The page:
President Trump’s imprisoned former campaign chairman, Paul Manafort, pleaded not guilty Thursday to state mortgage fraud charges during an arraignment hearing in a New York City courtroom.
Manafort, 70, is already serving a seven-and-a-half-year prison sentence for misleading the U.S. government about his lucrative foreign lobbying work, hiding millions of dollars from tax authorities and encouraging witnesses to lie on his behalf.
If convicted of the fraud charges, Manafort presumably would remain behind bars even if he is pardoned for federal crimes uncovered during the probe of Russian meddling in the 2016 election.
Manafort, who entered the courtroom wearing a blue prison jumpsuit and white sneakers, was transferred last week to a federal prison in New York for his scheduled 2:15 p.m. arraignment before Judge Maxwell Wiley.
Wiley waived pretrial proceedings for Manafort and also added that there would be no waiver on his detainer - meaning that if he is pardoned on federal charges, he would still not be released from prison.
Manhattan District Attorney Cy Vance Jr. announced the state charges in March, just minutes after Manafort was sentenced in the second of his two federal cases, saying in a statement at the time: "No one is beyond the law in New York."
Manafort's federal cases were byproducts of Special Counsel Robert Mueller's probe of Russian influence on the 2016 election, but a judge who presided over one of them made clear that they had nothing to do with Russian election interference, but rather Manafort's years of "gaming the system."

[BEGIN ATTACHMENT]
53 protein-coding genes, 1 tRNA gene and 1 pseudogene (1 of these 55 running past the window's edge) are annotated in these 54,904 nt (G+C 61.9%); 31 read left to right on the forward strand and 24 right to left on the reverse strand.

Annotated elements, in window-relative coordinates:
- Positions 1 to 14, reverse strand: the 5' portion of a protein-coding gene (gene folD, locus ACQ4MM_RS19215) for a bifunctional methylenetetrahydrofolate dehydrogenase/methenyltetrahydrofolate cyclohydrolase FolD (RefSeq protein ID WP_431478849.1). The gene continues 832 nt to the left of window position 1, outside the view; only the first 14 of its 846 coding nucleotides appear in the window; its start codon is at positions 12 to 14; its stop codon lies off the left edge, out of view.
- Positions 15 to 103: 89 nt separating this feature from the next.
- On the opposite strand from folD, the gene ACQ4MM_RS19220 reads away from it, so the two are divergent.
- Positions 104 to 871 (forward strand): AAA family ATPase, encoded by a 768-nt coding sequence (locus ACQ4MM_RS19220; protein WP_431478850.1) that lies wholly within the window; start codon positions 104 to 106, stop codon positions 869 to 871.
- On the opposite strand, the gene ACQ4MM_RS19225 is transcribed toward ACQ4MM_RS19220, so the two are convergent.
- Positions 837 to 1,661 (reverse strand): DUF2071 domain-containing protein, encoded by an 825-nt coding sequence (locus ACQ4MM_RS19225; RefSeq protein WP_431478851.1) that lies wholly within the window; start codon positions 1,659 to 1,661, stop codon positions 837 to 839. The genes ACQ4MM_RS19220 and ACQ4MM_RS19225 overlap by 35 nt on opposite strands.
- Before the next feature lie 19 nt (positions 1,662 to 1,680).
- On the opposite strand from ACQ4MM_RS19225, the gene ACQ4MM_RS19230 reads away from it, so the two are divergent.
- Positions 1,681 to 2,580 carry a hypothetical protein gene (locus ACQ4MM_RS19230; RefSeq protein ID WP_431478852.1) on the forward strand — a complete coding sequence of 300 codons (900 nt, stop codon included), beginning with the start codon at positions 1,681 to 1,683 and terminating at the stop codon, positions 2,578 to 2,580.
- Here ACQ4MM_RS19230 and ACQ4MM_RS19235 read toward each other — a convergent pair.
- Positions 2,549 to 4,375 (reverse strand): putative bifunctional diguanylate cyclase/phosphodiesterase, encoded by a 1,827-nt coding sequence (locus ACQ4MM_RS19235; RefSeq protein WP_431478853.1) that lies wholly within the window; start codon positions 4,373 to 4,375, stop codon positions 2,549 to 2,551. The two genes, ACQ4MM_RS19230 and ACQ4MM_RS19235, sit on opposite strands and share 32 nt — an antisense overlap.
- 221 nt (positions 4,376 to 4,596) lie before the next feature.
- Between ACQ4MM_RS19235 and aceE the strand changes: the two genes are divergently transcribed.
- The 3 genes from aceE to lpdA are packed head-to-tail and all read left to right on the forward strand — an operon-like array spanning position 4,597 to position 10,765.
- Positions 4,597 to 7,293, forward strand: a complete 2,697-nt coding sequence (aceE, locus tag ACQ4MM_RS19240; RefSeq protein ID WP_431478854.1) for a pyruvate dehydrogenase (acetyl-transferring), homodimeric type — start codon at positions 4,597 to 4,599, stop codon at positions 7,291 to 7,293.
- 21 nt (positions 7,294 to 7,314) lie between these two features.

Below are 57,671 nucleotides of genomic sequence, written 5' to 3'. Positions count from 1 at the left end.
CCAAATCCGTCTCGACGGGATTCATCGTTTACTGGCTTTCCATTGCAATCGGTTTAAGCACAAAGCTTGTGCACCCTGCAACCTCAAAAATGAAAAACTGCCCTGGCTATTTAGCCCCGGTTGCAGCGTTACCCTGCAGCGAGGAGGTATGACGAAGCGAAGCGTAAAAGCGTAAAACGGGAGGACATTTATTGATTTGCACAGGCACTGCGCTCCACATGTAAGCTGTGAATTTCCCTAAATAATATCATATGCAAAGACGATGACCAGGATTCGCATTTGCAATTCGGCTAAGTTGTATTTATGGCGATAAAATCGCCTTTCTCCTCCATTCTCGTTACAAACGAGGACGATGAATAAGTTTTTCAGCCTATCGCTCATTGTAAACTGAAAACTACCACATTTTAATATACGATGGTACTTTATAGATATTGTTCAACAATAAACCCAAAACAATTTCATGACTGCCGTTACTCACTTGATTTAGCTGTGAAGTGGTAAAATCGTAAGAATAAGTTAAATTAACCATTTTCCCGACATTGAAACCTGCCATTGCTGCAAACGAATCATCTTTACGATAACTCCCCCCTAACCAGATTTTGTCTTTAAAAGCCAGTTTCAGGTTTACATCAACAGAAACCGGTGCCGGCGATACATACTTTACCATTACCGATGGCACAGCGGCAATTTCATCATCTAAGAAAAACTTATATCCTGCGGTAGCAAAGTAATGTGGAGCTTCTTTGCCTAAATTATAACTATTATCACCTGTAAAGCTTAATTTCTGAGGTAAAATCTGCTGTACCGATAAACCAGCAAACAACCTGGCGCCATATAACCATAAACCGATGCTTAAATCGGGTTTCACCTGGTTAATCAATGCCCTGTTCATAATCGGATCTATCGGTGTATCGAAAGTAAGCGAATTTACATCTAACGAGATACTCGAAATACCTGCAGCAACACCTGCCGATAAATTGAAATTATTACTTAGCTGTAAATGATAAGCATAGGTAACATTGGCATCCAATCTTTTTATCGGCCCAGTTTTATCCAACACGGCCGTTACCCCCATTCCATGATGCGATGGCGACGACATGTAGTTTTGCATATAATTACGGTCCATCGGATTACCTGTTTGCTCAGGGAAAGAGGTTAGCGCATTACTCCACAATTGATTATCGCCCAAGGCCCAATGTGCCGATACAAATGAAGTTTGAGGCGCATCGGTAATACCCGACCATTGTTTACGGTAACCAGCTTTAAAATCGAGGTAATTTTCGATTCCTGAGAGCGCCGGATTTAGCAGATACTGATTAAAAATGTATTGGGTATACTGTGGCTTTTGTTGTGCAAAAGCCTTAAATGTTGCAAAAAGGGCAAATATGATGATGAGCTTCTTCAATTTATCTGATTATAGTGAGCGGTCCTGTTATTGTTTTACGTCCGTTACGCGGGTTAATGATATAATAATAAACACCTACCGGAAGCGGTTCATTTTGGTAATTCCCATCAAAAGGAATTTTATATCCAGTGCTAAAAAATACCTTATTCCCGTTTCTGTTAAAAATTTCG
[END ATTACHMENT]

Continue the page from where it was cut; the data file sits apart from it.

The 16-count New York indictment alleges Manafort gave false and misleading information in applying for residential mortgage loans, starting in 2015 and continuing until three days before Trump's inauguration in 2017. He is also charged with falsifying business records and conspiracy.
Some of the alleged conduct described in the New York indictment echoes the charges and testimony in Manafort's federal tax fraud case, and his lawyers are expected to challenge the case on double jeopardy grounds.
Manhattan prosecutors contend their case is safe from a double-jeopardy challenge because mortgage fraud and falsifying business records are state crimes, but not federal crimes.
The president can pardon federal crimes, but not state offenses.
Trump has said he feels "very badly" for Manafort but hadn't given any thought to a pardon.
Manafort was sent to a federal prison in Pennsylvania after his last federal sentencing in March.
He was expected to be moved to New York City's notorious Rikers Island jail complex for the state case, but his lawyers complained to federal prison officials that his health and safety could be threatened there. Manafort used a wheelchair at his last federal sentencing because of gout and was seen limping when exiting the courtroom on Thursday.
Manafort’s next court date is Oct. 9.
Fox News’ Marta Dhanis and The Associated Press contributed to this report.